To get some idea of how inimical the Cherokee and Catawba were toward one another, at the turn of the last century, there was at least one older man on the North Carolina Cherokee reservation who bore the name of “Ta-qua-di-hi.” which means “Catawba Killer.”
A few miles north of Toccoa, on the Tugalo River, is Yonah Lake. The river forms a part of the border between Georgia and South Carolina. Yonah, as will be mentioned elsewhere, is from the Cherokee word for “bear.”
Toqua Creek, in Monroe County, Tennessee, appears on some older maps as Toco Creek. Its name has no connection with Toccoa. In Cherokee mythology, there was a giant fish monster called the Dakwa [or Taquo]. One Cherokee settlement near the confluence of Toqua Creek and the Little Tennessee River was called Dakwai [Dakwa place], and the creek takes its name from that town. The site of the town is now submerged in Tellico Lake. Dakwa is used as the name of a small lake near Turniptown Road, in Gilmer County, Georgia, but that does not seem to be for historical reasons. The modern Cherokee word “dakwa” means “whale.”
NACOOCHEE: It is usually said to mean “Evening Star.” That mistake came about because someone who knew a little Cherokee thought it was the same word as “na-qui-si,” which does mean “star.” Actually, the name comes from the old Cherokee town of “Na-gu-tsi,” which was located in Nacoochee Valley, at the headwaters of the Chattahoochee River. The name of the town has no meaning in Cherokee and was taken by them [probably along with the village itself] from earlier Indians living in the area, hapless people who were pushed further south by the Cherokee. Those Indians may have been the Yuchi, also called the Uchee. We notice that the last two syllables in Nacoochee would agree with that, but there is no way to verify this speculation.
By the way, Chattahoochee is not from Cherokee; it is from a Creek Indian word that meant something like “marked-rocks stream.”
The “Legend of Sautee and Nacoochee” no doubt makes an interesting story for tourists, but it is totally an invention of white people. SAUTEE comes from the Cherokee “I-tsa-ti”; it was the name of several important Cherokee towns, including a special “peace town” on the Soque River not far from Nacoochee Valley, and also of the large Nacoochee mound. “Echota” and “Sautee” are the same name, just rendered differently in English ears. I pronounce Echota as Eh-CHOE-tah; other people often say Eh-CHOE-tuh. Sautee is pronounced locally as SAW-TEE, with about equal emphasis on both syllables.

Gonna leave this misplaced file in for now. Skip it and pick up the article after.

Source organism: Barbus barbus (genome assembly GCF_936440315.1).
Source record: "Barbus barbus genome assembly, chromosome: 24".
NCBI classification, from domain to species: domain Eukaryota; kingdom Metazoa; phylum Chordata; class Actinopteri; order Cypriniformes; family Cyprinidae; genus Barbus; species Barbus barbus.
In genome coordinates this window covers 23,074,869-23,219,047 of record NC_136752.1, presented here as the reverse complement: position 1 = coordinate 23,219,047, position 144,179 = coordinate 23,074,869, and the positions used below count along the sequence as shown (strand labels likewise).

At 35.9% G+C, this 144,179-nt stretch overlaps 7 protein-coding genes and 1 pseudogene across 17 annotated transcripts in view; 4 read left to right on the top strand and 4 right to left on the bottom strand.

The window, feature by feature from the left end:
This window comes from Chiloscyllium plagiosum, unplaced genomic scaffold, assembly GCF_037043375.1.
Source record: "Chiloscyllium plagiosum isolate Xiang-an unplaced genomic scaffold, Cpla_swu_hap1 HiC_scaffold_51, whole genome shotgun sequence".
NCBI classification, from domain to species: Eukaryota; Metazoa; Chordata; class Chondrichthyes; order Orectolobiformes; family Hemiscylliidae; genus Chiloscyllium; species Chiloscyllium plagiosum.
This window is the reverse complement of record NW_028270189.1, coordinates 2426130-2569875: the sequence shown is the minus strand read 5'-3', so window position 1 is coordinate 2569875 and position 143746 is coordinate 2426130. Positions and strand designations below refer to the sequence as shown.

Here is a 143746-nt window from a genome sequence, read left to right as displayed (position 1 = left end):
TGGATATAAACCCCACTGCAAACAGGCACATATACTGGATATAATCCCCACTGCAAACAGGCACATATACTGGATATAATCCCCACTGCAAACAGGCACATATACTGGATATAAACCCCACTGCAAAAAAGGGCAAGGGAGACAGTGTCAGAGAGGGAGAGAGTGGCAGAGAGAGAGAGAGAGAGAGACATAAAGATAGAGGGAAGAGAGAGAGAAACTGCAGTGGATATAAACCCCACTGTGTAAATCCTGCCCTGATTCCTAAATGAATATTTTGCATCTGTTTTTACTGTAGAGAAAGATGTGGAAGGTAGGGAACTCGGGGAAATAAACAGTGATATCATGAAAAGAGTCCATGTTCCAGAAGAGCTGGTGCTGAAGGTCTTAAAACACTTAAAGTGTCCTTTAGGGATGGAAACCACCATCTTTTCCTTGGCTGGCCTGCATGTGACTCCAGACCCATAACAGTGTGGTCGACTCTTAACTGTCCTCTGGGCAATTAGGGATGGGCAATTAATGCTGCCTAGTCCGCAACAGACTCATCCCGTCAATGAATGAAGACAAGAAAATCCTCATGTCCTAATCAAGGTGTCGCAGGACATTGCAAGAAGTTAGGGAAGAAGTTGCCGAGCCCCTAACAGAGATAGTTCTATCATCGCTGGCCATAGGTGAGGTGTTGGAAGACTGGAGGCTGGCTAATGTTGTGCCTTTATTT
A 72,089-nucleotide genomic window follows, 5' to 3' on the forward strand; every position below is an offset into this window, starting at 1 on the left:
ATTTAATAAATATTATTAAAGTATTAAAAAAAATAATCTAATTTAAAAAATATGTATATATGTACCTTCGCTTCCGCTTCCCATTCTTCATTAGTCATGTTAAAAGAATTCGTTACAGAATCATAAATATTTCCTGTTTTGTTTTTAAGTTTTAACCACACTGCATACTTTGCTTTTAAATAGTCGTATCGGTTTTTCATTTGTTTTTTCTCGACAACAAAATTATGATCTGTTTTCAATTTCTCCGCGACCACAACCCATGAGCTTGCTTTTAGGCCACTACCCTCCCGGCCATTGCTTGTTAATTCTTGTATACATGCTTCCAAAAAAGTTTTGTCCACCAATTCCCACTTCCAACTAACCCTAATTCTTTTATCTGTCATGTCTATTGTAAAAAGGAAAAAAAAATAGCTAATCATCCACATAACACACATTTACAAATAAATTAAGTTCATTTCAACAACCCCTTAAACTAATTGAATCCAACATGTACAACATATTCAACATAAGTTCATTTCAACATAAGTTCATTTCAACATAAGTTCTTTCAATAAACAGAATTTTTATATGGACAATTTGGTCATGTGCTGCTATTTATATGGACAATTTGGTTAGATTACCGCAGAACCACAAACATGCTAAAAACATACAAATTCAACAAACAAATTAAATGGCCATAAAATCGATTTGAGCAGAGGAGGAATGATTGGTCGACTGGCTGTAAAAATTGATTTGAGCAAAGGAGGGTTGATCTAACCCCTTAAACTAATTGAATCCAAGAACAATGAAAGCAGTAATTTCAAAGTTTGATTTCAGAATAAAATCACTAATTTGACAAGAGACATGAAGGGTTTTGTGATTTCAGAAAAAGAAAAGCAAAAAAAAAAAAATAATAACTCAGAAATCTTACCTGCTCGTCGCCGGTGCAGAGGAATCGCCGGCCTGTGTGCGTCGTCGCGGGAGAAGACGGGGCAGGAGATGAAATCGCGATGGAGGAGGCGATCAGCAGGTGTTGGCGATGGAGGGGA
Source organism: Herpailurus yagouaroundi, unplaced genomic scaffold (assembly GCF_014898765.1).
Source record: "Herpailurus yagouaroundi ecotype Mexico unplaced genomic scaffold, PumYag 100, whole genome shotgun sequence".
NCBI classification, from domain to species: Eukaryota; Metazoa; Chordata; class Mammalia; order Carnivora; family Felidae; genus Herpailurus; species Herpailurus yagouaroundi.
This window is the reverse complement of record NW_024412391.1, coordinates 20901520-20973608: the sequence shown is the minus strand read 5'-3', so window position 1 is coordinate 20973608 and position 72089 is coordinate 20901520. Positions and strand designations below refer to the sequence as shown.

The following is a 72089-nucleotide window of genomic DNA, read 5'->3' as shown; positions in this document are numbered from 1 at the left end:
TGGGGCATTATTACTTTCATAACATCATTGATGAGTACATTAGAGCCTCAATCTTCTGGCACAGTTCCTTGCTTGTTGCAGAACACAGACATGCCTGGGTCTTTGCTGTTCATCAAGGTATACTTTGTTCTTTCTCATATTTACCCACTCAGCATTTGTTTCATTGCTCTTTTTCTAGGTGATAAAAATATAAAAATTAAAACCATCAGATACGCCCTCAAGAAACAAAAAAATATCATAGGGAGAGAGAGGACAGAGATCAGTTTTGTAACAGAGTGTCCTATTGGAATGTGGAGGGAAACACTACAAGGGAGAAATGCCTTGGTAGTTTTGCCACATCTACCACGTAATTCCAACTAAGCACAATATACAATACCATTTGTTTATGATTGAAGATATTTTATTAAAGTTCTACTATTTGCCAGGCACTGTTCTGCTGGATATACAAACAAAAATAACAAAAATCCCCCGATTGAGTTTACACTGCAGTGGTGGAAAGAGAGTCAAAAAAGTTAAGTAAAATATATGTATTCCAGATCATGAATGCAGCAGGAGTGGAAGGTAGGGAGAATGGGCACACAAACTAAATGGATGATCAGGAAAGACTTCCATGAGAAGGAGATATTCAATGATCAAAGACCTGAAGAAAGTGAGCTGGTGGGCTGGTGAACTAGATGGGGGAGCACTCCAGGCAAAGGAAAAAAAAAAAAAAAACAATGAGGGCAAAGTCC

TALLULAH: It is said to mean “the terrible.” The name may have come from a word meaning “incomplete” or “unfinished”; we will likely never know for sure, but it definitely does not mean “terrible” nor “there lies your child” [as one writer stated long ago]. The Cherokee tended to avoid the Gorge and the great and beautiful falls that were destroyed by the dam built early in the last century; they called the falls “U-gv-yi,” but no one remembers what that meant. In the 1890′s and until the dam wiped out the falls, Tallulah Falls was a very popular and somewhat posh resort area, with several first-class hotels and access by train from Atlanta. I have heard that Senator Bankhead, a Democrat from Alabama, was so impressed by the place that he named his daughter for it; Tallulah Bankhead [1902-1968] became a famous film actress. A little more on Tallulah will come later.
TERRORA is the same word as Tallulah, but in the old and now extinct Lower Dialect of Cherokee, which had the “r” sound instead of the “l” sound. [Modern Cherokee dialects do not have an "r" sound.]
Now, let’s look at a few more names before we run out of space for this section.
COOSAWATTEE: In Ellijay, the Ellijay and Cartecay Rivers flow together to form the Coosawattee River. Its name comes from a couple of Cherokee words: “Gu-sa u-we-ti-yi,” which we can break down into “Gu-sa,” the Cherokee name for the Creek Indians, and “u-we-ti-yi.” This last part comes from “u-we-ti,” [old or ancient] and the now familiar locative -yi. Putting it all together, we can see that Coosawattee means “old Creek Indian place.” The Cherokee had earlier taken that area from the Creeks. The name is pronounced COO-suh-WAH-TEE.